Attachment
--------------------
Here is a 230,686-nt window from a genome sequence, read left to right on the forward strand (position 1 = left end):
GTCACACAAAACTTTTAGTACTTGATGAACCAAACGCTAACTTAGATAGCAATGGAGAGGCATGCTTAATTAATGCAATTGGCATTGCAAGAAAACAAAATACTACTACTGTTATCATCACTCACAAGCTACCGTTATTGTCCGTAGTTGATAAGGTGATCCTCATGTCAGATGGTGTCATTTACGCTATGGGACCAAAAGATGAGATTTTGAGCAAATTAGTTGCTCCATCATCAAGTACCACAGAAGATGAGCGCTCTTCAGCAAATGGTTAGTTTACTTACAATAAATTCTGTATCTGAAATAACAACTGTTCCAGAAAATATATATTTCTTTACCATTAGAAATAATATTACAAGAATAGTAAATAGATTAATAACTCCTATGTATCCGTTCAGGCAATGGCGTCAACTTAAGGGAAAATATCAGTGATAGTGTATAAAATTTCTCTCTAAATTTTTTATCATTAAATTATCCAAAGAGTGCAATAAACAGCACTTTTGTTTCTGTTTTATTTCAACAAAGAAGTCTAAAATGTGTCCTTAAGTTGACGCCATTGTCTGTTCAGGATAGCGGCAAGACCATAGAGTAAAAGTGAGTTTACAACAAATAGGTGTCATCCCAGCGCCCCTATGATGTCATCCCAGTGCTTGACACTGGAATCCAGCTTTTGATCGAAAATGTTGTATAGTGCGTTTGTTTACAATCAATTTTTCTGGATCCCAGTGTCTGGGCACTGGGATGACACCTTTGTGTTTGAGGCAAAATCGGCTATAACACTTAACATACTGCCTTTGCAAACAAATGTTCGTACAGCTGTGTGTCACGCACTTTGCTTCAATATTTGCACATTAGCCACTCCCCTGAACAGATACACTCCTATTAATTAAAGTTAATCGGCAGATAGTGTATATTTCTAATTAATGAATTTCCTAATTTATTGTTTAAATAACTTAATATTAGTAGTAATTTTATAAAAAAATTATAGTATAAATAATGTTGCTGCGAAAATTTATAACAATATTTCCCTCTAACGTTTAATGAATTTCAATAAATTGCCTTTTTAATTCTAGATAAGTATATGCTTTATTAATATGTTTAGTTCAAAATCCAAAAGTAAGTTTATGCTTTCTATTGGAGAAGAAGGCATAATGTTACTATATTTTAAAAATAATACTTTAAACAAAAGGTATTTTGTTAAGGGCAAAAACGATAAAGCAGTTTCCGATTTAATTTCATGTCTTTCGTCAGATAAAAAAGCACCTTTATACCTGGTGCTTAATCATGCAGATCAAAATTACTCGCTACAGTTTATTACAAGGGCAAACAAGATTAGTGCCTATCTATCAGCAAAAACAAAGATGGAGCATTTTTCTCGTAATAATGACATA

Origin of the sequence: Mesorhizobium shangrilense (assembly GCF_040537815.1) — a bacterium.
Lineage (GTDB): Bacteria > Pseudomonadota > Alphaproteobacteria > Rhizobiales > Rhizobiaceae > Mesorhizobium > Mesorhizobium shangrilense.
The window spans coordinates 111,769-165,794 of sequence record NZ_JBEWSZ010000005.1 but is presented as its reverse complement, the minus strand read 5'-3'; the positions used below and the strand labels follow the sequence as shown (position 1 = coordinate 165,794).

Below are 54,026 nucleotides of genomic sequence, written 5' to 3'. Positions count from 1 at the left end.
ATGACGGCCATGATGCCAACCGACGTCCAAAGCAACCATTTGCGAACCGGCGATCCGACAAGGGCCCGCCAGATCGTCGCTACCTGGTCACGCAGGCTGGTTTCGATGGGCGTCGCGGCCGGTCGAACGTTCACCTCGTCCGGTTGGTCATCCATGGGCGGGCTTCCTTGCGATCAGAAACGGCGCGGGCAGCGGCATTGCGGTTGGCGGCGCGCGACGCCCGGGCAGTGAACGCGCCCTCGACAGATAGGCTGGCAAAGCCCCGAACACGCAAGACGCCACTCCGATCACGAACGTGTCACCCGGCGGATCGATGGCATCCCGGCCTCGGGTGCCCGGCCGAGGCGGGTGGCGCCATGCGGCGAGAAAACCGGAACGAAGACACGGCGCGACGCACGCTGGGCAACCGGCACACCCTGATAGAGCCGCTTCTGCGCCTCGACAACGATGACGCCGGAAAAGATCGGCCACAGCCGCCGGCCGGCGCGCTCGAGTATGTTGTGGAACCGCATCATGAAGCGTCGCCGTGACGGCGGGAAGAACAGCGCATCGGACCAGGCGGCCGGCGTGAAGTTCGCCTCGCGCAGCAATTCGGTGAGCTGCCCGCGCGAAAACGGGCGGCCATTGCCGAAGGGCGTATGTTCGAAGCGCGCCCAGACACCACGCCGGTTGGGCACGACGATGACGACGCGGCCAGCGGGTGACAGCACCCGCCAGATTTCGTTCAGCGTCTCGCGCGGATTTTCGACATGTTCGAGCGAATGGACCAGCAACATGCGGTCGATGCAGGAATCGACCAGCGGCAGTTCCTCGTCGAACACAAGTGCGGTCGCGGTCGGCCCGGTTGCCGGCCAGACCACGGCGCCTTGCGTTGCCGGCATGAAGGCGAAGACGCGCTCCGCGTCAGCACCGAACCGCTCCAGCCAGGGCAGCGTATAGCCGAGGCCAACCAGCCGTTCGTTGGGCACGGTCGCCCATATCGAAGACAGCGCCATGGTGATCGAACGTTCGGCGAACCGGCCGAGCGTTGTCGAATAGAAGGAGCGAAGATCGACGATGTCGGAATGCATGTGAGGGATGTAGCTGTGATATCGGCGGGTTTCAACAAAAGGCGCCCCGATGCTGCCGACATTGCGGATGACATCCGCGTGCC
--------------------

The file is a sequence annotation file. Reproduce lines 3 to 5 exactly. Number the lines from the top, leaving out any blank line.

Origin of the sequence: Mesorhizobium shangrilense (assembly GCF_040537815.1) — a bacterium.
Lineage (GTDB): Bacteria > Pseudomonadota > Alphaproteobacteria > Rhizobiales > Rhizobiaceae > Mesorhizobium > Mesorhizobium shangrilense.
The window spans coordinates 111,769-165,794 of sequence record NZ_JBEWSZ010000005.1 but is presented as its reverse complement, the minus strand read 5'-3'; the positions used below and the strand labels follow the sequence as shown (position 1 = coordinate 165,794).